ProfessorX,

I think it’s genes. I’ve seen guys who don’t weigh much more than I do, but their wrists are like 3/2 the size of mine.

Donut62,

Yeah, that’s in pounds (~60 kilos). Of course 185 isn’t an impressive feat of strength (considering that Bolton deadlifted over 1,000 a month ago). But, isn’t it relative and not absolute? What would be a good feat of grip strength at my weight?

chrisrodx,

No, I am not a woman, although my weight might have confused you.

Anyway, do you guys recommend me to eat more and keep pulling heavy (for my weight) and fast?

[quote]dswithers wrote:
Are you talking about your wrists or your forearms? Your wrists are all bones, tendons and cartiledge. They will not get significantly larger no matter how big your forearm muscles grow. Your forearms are mostly muscle and can grow a lot. Wrist roller, wrist curls, grippers, etc. will affect them directly, any type of curls or extensions and any heavy compound exercise will affect them indirectly.[/quote]

OK, thanks for clearing that (wrist vs. forearm) up.

[quote]erik-the-red wrote:
ProfessorX,

I think it’s genes. I’ve seen guys who don’t weigh much more than I do, but their wrists are like 3/2 the size of mine.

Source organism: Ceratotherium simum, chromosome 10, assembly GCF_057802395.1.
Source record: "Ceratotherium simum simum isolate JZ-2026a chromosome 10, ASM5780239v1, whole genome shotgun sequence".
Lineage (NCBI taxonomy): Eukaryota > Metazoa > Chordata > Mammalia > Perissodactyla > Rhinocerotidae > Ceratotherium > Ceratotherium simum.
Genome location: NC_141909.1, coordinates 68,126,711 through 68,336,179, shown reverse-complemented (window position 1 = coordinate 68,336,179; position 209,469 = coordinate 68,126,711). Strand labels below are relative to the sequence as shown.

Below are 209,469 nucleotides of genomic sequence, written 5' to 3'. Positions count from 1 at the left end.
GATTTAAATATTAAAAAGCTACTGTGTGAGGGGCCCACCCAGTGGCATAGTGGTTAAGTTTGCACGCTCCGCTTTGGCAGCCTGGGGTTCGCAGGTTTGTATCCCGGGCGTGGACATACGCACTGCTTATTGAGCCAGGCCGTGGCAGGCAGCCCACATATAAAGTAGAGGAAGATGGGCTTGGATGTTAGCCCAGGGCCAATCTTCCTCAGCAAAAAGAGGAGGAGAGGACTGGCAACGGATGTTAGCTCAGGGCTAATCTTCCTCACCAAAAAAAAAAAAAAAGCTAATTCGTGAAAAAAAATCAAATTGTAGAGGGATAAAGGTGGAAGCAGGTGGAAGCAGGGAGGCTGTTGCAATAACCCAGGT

[/quote]

Who cares how big your wrists are? What does that have to do with anything?

[quote]
Anyway, do you guys recommend me to eat more and keep pulling heavy (for my weight) and fast?[/quote]

I am truly worried that someone on this board feels they would need to ask that question. I am even more worried that you don’t already know the answer and aren’t already working towards it.

Yeah, that’s in pounds (~60 kilos). Of course 185 isn’t an impressive feat of strength (considering that Bolton deadlifted over 1,000 a month ago). But, isn’t it relative and not absolute? What would be a good feat of grip strength at my weight?

Both relative and absolute strength are very valuable. However, in the world of sports and bodybuilding absolute strength is often more valuable. For example, imagine a guy who weighs 130(you) and could squat 2.5 times bodyweight. Relatively strong, but not that strong compared to other guys. Then imagine a guy who weighs 210 and can squat only twice his bodyweight. Although the guy at 130 has a better power to weight ratio, or relative strength, the guy at 210 is going to be way more formidable on the rugby/ amearican football field etc